Posted in Audio by - September 09, 2023

Released September 2023


Aiming to land in Yugoslavia to allow Tegan to visit her grandmother, the Doctor inadvertently materializes the TARDIS in a Warsaw club basement in 1982 to open ‘Resistor’ by Sarah Grochala. When one of the members of the band due on stage goes missing, however, the Doctor, Nyssa, and Tegan quickly come to realize that something very strange is occurring on the streets of this very dangerous locale.

It has become increasingly rare for Doctor Who to present pure historical adventures with no science fiction element other than the arrival of the TARDIS, but ‘Resistor’ may have done well to fully lean into the unique dangers that 1982 Warsaw presents in general and to the members of Resistor specifically. This was a time and place rife with anti-government protests amidst martial law, and the Secret Police patrolling the streets ensured that everyone was living within the strict allotted parameters. These parameters included sexual orientation, and it’s upon this foundation that half of the plot of ‘Resistor’ is built as Roman’s secret homosexuality results in his being blackmailed and being forced to furtively act against his friends’ own interests. While the eventual admission to his then-girlfriend about his true identity is unquestionably accepted far too easily with little emotional conflict, the internal turmoil leading up to this admission and the oppressive communist surroundings peppered by small acts of resistance and individuality are absolutely fantastic and combine to create one of the more memorable settings in recent Doctor Who.

Where ‘Resistor’ falters somewhat is with its attempt to insert an alien element into this oppressive environment that is purely human in its creation. The plot thankfully does not try to condone human behaviour or to blame it on an alien influence, but trying to tie together local myths of a mysterious black car roaming the streets, blinking street lights, and an unidentified flying object prove to detract from the nuances of the locale and the government as well as the quite profound and resonant interpersonal conflicts of Roman, Hao and Iza that more than easily could have sustained the two parts of this tale at least. It is intriguing, admittedly, to learn of a peaceful and noble alien species that has been forced to take actions that are anything but, but despite the strong imagery that accompanies this particular plotline that does manage to at least tangentially intertwine with the dark local affairs, it never comes close to matching the power and atmosphere of the communist and Resistor story elements.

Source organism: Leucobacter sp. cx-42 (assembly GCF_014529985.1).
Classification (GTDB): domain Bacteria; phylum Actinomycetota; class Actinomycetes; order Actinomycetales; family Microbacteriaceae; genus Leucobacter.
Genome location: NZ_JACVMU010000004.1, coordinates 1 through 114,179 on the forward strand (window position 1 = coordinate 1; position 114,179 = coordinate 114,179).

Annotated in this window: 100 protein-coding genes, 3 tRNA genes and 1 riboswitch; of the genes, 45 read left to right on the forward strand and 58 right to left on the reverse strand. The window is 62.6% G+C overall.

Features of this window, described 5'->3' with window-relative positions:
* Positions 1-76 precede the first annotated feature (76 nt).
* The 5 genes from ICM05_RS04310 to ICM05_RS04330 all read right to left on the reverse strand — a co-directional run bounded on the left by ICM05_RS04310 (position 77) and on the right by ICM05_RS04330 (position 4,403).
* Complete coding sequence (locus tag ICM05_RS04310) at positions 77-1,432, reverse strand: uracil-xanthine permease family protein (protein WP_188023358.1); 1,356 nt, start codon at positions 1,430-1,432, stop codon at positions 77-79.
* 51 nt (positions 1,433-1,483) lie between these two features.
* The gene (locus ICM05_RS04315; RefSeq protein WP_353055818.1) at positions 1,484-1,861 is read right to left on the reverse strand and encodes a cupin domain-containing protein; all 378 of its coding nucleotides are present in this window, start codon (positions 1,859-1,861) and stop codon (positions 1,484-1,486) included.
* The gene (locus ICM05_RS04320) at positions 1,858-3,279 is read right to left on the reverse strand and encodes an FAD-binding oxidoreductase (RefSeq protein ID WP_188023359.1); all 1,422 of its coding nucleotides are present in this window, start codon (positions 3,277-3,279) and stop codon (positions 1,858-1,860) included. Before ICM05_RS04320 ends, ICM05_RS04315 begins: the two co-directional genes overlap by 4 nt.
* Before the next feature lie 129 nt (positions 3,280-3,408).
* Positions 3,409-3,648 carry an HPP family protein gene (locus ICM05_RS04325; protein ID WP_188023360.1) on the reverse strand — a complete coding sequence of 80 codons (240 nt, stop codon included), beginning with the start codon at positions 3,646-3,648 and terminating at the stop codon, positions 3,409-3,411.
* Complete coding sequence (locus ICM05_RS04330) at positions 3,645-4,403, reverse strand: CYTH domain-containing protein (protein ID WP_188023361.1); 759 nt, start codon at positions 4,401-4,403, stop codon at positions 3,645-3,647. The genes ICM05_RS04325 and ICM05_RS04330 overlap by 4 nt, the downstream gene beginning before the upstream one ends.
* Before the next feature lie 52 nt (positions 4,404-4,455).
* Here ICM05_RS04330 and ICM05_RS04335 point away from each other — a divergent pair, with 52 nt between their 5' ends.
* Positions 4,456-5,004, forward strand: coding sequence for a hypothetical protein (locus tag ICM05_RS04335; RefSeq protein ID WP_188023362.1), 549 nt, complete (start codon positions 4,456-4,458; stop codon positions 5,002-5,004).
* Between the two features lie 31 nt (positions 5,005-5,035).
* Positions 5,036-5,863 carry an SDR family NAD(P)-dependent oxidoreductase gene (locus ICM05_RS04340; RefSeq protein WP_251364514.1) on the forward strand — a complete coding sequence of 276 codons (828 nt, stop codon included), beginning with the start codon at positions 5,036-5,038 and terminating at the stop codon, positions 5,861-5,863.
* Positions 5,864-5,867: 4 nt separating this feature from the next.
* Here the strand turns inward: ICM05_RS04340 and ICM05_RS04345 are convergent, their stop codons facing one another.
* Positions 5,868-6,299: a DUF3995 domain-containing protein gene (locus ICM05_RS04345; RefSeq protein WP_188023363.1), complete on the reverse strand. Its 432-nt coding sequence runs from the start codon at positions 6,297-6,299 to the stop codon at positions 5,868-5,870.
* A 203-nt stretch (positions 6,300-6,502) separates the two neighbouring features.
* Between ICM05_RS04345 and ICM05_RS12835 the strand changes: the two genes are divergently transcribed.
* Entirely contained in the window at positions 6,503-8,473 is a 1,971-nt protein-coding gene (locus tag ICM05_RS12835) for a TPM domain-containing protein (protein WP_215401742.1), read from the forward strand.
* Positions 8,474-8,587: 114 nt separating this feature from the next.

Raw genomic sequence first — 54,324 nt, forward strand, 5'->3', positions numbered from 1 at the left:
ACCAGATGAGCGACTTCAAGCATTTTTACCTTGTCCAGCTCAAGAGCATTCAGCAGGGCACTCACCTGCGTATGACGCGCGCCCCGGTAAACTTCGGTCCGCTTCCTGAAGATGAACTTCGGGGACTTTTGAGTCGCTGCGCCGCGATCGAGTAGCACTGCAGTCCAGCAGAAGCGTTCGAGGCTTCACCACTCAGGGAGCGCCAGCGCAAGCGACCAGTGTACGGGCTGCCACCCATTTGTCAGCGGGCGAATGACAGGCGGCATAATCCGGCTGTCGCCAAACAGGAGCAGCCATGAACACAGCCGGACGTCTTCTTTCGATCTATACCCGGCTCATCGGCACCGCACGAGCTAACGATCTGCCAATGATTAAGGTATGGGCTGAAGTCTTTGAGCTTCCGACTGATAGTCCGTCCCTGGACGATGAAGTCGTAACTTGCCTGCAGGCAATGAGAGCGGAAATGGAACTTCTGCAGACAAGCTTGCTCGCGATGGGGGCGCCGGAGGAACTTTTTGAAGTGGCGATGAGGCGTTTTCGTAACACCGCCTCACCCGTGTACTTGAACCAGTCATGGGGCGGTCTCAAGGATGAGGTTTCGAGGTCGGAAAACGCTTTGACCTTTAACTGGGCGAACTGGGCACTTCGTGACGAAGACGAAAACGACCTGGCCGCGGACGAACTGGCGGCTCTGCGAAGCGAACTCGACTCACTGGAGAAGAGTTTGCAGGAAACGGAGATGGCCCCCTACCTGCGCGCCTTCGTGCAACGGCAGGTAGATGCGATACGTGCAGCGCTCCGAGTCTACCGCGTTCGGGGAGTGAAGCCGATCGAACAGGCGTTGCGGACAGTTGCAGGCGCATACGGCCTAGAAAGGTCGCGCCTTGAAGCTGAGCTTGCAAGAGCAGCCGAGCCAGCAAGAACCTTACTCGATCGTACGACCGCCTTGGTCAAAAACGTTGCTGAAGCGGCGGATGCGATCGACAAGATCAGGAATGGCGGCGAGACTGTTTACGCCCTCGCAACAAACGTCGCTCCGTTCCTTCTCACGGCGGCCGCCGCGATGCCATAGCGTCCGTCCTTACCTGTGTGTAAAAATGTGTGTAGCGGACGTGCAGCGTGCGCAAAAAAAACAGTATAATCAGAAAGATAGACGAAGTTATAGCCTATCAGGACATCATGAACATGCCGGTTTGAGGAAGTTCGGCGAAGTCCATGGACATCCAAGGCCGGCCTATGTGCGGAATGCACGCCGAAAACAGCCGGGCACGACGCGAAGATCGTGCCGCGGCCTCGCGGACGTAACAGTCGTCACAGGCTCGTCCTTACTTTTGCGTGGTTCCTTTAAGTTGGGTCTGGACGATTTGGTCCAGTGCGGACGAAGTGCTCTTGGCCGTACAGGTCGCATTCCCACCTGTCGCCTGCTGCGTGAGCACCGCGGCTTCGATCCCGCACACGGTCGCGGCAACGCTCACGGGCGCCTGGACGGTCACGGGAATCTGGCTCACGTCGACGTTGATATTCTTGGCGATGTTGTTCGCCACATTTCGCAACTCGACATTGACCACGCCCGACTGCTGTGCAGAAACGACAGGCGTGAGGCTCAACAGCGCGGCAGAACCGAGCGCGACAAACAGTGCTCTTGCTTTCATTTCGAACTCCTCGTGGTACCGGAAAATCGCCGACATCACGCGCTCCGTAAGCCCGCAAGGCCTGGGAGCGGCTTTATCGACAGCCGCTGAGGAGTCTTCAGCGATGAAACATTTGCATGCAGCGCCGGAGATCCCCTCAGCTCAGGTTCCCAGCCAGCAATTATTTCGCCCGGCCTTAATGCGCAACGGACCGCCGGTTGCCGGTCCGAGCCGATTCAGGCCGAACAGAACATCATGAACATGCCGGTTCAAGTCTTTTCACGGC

Typically, the Doctor and friends leave a locale with acquaintances they have made then affecting change in their wake. However, ‘Resistor’ somewhat uniquely takes the approach of Tegan realizing that she knows this band from London, suggesting to the Doctor that this means that they must be responsible for that translocation. Despite the leap in logic needed to arrive at this conclusion and despite the ostensibly better life that will result for Roman, Hao, and Iza, it also means that there is no opportunity for these three to be a continuing force within Warsaw itself despite the obvious difficulties they would confront. With the trio still performing together in London, it also means that there really are no consequences at all to actions taken even under the threat of blackmail against friends or to secrets that were kept, resulting in something of a somewhat insignificant conclusion as history is simply left to take its course. Still, even with the contrivance of the Doctor being something of a professional drummer to allow an in with the band, ‘Resistor’ succeeds wholly based on its setting and guest trio of Daniel Easton, Chris Lew Kum Hoi, and Niky Wardley combining so well with the always-superb leading performances from Peter Davison, Sarah Sutton, and Janet Fielding who rather uniquely- and by truly leaning into Tegan’s Australian heritage- traverse the many perils on Warsaw’s streets in this time period.

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